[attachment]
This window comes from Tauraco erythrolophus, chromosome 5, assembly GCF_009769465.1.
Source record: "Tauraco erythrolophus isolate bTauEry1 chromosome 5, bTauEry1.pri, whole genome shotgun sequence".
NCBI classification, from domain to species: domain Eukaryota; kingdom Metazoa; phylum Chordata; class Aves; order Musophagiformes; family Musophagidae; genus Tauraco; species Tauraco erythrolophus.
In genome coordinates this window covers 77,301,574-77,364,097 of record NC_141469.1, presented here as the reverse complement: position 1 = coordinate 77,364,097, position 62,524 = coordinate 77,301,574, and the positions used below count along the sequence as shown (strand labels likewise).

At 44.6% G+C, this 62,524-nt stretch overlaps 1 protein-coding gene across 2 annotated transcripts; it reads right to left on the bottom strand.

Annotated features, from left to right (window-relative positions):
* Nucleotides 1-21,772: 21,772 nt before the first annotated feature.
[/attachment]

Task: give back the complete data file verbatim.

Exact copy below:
This window comes from Tauraco erythrolophus, chromosome 5, assembly GCF_009769465.1.
Source record: "Tauraco erythrolophus isolate bTauEry1 chromosome 5, bTauEry1.pri, whole genome shotgun sequence".
NCBI classification, from domain to species: domain Eukaryota; kingdom Metazoa; phylum Chordata; class Aves; order Musophagiformes; family Musophagidae; genus Tauraco; species Tauraco erythrolophus.
In genome coordinates this window covers 77,301,574-77,364,097 of record NC_141469.1, presented here as the reverse complement: position 1 = coordinate 77,364,097, position 62,524 = coordinate 77,301,574, and the positions used below count along the sequence as shown (strand labels likewise).

At 44.6% G+C, this 62,524-nt stretch overlaps 1 protein-coding gene across 2 annotated transcripts; it reads right to left on the bottom strand.

Annotated features, from left to right (window-relative positions):
* Nucleotides 1-21,772: 21,772 nt before the first annotated feature.